First Friday talk covers basics of Islam

Dr. Rob Dunbar of the Religious Studies Department describes the basics of Islam for a First Friday audience.

By Crystal Myers staff writer

In just five questions, Dr. Robert Dunbar summarized Islam for the first of the First Friday Lecture series dubbed “Islam 101” on Friday, Oct 5.

His areas of inquiry included:

  • What is Islam? What does it mean to be Muslim?
  • Who was Prophet Muhammad and what role does he play?
  • What is the Quran?
  • What is the difference between Sunni and Shia? and
  • How does Islam compare to Christianity and Judaism?

Dr. Dunbar took a multifaceted approach to this topic utilizing a variety of mediums, like a map to illustrate the geographic distribution of Islam, and a sound clip to demonstrate recitation of the Quran.

Dr. Dunbar shared with the audience not only his passion for this topic but also his personal experience of having the privilege to see (what is believed to be) the oldest copy of Islamic holy text in Uzbekistan. He shared that like any community, Muslim practices vary by culture, especially with such a wide diaspora spread throughout different regions of the world.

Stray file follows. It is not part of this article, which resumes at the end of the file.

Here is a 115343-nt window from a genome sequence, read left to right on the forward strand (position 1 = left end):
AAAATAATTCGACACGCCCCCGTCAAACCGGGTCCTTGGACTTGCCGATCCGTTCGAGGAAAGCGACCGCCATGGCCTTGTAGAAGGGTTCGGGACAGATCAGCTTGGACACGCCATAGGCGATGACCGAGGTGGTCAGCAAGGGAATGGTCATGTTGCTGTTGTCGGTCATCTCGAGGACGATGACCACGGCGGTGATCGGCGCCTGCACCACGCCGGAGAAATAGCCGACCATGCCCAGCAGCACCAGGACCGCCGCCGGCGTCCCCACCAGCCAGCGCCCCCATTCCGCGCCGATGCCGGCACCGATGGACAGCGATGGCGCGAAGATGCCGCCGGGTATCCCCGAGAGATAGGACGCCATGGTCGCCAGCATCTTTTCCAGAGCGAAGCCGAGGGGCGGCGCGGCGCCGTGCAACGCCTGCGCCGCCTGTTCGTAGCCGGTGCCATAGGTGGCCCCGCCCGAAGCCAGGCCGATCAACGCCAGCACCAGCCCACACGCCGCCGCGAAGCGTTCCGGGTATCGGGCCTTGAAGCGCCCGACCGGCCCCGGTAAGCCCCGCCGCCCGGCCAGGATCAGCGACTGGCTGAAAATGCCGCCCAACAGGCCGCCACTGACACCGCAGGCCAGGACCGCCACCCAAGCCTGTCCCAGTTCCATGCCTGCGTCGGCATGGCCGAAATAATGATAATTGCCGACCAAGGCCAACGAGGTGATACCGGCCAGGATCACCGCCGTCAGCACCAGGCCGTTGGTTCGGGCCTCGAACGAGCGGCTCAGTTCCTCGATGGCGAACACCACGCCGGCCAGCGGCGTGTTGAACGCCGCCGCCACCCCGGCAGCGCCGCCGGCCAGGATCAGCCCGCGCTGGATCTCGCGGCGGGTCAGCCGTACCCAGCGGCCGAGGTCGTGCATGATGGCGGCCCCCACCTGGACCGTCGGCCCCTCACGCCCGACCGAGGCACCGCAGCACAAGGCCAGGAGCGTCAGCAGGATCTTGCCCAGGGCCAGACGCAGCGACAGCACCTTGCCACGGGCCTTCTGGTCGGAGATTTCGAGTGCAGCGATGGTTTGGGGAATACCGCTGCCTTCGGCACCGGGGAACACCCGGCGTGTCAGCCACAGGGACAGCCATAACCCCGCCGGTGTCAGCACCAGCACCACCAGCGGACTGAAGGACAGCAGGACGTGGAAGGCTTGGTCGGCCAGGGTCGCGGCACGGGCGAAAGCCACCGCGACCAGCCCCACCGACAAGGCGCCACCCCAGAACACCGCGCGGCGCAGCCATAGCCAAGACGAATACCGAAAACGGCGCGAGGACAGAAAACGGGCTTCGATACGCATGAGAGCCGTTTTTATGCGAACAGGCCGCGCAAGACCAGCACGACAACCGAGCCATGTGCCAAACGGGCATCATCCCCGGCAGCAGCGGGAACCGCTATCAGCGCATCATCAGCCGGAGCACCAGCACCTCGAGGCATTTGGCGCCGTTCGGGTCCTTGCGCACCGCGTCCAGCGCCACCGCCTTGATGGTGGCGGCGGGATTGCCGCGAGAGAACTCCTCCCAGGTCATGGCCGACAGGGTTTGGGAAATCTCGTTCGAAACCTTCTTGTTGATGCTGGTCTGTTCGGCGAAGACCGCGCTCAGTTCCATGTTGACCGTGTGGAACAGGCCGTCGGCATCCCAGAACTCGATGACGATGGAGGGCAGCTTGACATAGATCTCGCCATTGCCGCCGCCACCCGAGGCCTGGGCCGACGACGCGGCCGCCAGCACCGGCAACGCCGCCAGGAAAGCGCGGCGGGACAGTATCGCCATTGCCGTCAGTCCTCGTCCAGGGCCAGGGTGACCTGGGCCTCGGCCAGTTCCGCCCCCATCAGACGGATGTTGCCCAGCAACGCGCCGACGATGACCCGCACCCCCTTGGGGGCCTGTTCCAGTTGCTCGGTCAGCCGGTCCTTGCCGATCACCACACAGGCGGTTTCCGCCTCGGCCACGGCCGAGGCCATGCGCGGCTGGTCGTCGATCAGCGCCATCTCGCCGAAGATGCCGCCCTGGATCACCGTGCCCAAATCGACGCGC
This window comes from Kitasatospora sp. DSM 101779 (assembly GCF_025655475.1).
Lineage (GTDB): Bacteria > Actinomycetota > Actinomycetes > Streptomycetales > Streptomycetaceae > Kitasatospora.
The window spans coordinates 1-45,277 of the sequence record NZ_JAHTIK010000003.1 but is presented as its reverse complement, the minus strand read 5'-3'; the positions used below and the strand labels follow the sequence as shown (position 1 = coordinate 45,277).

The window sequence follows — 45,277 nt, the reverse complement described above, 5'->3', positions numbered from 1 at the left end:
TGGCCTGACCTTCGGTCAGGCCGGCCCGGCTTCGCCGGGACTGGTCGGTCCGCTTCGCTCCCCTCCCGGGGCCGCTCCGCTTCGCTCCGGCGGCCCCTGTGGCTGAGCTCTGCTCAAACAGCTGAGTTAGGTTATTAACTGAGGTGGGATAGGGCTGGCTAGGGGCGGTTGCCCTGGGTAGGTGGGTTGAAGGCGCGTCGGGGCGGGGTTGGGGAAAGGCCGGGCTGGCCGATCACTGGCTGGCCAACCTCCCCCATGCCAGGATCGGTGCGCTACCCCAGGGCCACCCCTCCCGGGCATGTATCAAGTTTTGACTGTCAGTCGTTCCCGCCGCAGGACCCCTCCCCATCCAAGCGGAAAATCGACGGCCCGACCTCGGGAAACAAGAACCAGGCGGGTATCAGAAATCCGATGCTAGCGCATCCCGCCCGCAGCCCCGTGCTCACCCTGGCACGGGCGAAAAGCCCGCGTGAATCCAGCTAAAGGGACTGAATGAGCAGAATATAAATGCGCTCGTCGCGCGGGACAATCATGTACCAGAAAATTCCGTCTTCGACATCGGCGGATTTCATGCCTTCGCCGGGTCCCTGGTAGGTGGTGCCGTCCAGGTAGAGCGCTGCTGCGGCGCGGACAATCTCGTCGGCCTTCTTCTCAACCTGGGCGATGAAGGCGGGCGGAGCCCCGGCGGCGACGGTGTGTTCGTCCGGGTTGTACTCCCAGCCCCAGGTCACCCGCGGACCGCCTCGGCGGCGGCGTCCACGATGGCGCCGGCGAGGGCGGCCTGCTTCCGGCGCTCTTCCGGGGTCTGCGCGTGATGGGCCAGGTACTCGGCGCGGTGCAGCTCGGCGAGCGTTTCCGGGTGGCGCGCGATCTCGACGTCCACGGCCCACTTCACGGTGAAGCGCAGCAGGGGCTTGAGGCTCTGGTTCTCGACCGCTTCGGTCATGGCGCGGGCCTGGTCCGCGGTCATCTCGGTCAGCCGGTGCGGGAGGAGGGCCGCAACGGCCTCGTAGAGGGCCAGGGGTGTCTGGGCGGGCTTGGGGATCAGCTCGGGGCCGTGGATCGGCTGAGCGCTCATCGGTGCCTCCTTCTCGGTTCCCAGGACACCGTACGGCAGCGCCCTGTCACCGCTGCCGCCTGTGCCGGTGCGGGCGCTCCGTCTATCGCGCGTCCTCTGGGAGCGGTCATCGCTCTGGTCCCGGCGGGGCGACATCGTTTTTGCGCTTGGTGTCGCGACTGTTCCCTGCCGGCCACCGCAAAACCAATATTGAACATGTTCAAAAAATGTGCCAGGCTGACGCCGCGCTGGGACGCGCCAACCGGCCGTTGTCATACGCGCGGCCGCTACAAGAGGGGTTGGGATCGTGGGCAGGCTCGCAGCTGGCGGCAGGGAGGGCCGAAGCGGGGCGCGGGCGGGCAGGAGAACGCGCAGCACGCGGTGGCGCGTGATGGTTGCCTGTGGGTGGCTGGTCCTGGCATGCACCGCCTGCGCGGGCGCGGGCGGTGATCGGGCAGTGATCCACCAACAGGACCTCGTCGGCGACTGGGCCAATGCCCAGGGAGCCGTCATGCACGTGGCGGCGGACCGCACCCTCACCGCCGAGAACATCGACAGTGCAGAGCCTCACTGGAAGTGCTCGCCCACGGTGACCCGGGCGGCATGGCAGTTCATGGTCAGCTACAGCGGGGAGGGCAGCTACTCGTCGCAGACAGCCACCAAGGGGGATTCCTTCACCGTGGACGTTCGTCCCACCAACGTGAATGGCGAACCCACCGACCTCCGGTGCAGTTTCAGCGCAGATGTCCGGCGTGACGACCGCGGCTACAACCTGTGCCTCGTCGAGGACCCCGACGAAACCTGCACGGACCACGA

The purpose of the lectures, sponsored by the 1948 Society, are to offer a variety of learned perspectives on different topics. At the close of his presentation, Dr. Dunbar allowed for the around 100 people in attendance to ask their own questions.

It was here that Dr. Dunbar’s expertise really shined as he took the time to explain some misunderstood facets of Islam. After the talk, many audience members approached Dr. Dunbar to have a more thorough discussion one on one. Professor Soud Amrane, a Muslim herself, commented that Dr. Dunbar had presented a “balanced” explanation.

Dr. Dunbar, who is a member of Fisher’s  Religious Studies Department, teaches the lecture topic as a full class, “REST 179C Intro to Islam.” In spring 2019 he will offer, “REST 258D Studies in the Quran” as well.

The next First Friday lecture will take place on Nov. 2 at  at 10 a.m. in the Cleary Family auditorium of Kearney Hall. The topic will be “The History of Letters,” presented by Dr. Carolyn Vacca of the  History Department.

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